Analysis: What can Dee Brown do for Mac TA?

How about being Arroyo's 'wingman'

By LOUIE LAZAR
January 29, 2009 06:19
3 minute read.
Analysis: What can Dee Brown do for Mac TA?

Maccabi Tel Aviv 88. (photo credit: )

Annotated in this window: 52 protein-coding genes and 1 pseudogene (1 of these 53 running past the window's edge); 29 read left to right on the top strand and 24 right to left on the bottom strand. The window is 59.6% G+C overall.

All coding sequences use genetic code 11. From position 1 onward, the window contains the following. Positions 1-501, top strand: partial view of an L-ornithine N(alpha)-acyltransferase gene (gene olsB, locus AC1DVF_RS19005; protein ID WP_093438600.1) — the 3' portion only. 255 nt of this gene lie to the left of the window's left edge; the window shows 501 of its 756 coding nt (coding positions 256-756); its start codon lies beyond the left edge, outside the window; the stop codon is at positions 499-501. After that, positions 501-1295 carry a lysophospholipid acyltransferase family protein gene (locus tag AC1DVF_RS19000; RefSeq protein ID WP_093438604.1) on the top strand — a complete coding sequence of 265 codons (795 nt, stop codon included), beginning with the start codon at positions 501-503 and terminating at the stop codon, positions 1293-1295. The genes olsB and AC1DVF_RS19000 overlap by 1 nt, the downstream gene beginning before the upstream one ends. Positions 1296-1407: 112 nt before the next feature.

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The 'One Man Fast Break' is coming to Israel, and it has nothing to do with Yom Kippur. Actually, it's a reference to the superhero-like nickname of Maccabi Tel Aviv's speedy new acquisition, Dee Brown, freshly signed and ready to run. Not to be confused with a former Boston Celtics player of the same name - the guy who once won the Slam Dunk Contest by virtue of pumping his Reebok sneakers before going airborne - this Dee Brown's game, by contrast, is played below the rim, at 1.83 m to be exact. Okay, so he's short. But trust me, he's good. At the University of Illinois Brown wowed crowds with his cheetah-like quickness. Sometimes, he left TV color analysts so speechless that the commentators could only manage to blurt out a "beep beep," as a way of comparing him to the infamous Roadrunner cartoon. Maccabi hired a coach in mid-season whose style is run and gun, and Brown can do both. Even before Tel Aviv picked up the pace under Coach Pini Gershon, Maccabi was in dire need of another perimeter athlete, another guard who could run with Carlos Arroyo and complement the talented point guard on the fast break. Apologies for the following pun, but Arroyo has been missing a wingman. Brown, 24, who can also be deadly as a standstill shooter, might just be that player. With the NBA's Jazz, Suns, and Wizards the past several seasons, Brown struggled in limited minutes. But he had a quality stint at Galatasaray in Turkey last year, averaging 14.7 points and nearly two steals a game. Frankly, he didn't make it in the NBA because like countless not-quite-good-enough players there, he's a tad too small and can't always create his own shot. But that was in the NBA. Europe's a different story. With less of an emphasis on one-on-one, mano-a-mano defense - sorry, Euroleague and BSL, no disrespect - and more soft zone-type looks, Brown should thrive. Brown's biggest impact could be on the defensive end. In each of Maccabi's Euroleague defeats, its guards failed to contain dribble-penetration, which usually led to wide-open shots all over the court. With Brown, such breakdowns rarely occur. At Illinois, Brown played under Bruce Weber, a tough, gritty coach known for his emphasis on defense and the fundamentals. Brown listened attentively to Weber, and it shows. He stays in front of his man. He dives after loose balls and takes charges. He's a smart player, a former academic standout, with a strong work ethic. He doesn't quit or take plays off. This was the type of effort missing from Maccabi under Coach Effi Birenboim, who was fired in November. Had Brown been around early in the season, who knows, Effi might still be around today. Dee Brown's a proven winner. In 2005 - when he was named Sporting News National Player of the Year - he led Illinois to a historic 29-0 start, including a run all the way to the NCAA Championship game. That season, he played brilliantly alongside current NBA star point guard Deron Williams. For Dee, Carlos is the new Deron. As Maccabi knows, talent is necessary, but not sufficient, for ultimate success. Brown's got intangibles: he's a clutch performer who's accustomed to stepping up - and succeeding - on big stages and in pressure-packed situations. Of course, 'The One Man Fast Break' - despite the flashy nickname - is no superhero. With his lack of size and inability to consistently finish near the rim, he does have limitations. But with an already-solid frontcourt consisting of an ever-improving Lior Eliyahu and the veteran presence of D'Or Fischer, Brown - when shuffled into the backcourt with Arroyo and veteran sharpshooter Marcus Brown - makes Maccabi more balanced and dangerous heading into Top 16 Euroleague play. To sum up: Arroyo needed a sidekick. Too often, the Puerto Rican guard would make an offensive move, and - with little player movement along the arc or with the shot clock running down - force up a wild miss in traffic. To use a bad analogy, Arroyo had been acting like the guy at a bar who, while he's got plenty of 'game' and is decent-looking enough, goes out on the town by himself and tries to do too much. But for all his individual talent, he can't succeed alone. He needs some help. He needs a wingman. Rumor has it, Dee Brown's smooth with the ladies.

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